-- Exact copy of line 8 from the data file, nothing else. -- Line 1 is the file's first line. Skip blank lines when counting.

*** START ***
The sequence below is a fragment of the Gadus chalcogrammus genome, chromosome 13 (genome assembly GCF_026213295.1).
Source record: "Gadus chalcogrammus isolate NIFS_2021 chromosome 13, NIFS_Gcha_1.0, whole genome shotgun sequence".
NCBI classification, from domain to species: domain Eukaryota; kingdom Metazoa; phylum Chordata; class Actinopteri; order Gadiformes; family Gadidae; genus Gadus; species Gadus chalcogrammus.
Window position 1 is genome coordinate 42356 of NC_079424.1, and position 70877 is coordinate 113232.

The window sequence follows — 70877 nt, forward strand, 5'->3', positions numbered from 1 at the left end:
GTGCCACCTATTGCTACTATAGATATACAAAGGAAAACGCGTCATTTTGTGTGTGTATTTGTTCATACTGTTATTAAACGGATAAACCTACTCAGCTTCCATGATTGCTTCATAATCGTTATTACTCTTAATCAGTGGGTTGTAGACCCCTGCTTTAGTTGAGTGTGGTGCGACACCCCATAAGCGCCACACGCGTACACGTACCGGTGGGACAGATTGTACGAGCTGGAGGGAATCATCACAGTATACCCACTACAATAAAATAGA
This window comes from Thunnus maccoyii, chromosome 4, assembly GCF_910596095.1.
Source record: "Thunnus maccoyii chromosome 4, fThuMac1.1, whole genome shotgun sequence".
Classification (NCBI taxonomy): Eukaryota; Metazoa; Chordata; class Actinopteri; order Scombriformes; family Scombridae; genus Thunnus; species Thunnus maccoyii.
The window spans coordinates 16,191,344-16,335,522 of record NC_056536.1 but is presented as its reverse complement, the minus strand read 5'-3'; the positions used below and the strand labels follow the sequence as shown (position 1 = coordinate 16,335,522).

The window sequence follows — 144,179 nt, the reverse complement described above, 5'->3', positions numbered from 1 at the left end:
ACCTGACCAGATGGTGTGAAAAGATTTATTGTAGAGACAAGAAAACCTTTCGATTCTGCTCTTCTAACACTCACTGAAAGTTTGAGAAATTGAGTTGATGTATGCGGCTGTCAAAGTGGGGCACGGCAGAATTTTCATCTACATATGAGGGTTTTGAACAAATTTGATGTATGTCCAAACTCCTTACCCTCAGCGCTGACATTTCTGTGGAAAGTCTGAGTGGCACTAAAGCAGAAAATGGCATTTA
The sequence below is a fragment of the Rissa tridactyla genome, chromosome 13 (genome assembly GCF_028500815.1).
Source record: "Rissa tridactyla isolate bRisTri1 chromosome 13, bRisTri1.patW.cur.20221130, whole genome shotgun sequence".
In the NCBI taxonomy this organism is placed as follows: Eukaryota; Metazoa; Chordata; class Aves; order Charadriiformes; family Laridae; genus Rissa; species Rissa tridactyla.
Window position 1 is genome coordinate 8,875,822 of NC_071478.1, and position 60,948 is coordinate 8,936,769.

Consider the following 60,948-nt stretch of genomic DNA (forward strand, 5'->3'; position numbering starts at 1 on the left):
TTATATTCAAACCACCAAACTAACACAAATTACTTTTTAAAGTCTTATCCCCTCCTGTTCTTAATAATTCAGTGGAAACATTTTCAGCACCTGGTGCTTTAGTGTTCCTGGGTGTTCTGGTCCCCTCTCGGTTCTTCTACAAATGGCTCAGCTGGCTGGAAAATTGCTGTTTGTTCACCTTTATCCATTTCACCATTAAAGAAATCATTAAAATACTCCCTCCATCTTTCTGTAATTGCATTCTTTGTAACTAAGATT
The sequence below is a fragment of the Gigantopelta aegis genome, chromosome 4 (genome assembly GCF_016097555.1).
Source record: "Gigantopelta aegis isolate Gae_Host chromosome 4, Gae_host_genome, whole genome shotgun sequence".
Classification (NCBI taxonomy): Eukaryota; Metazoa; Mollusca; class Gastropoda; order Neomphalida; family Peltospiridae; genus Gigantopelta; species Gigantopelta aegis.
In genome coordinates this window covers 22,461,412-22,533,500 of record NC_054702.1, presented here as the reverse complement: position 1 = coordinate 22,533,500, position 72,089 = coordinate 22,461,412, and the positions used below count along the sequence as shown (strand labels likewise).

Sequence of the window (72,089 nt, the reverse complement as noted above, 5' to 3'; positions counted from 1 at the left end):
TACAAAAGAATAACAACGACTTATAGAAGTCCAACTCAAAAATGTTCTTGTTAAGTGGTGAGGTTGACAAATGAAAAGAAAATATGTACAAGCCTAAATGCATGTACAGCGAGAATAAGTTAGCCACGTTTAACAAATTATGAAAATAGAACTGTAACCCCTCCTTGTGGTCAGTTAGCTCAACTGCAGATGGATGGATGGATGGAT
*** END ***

Source record: "Thunnus maccoyii chromosome 4, fThuMac1.1, whole genome shotgun sequence".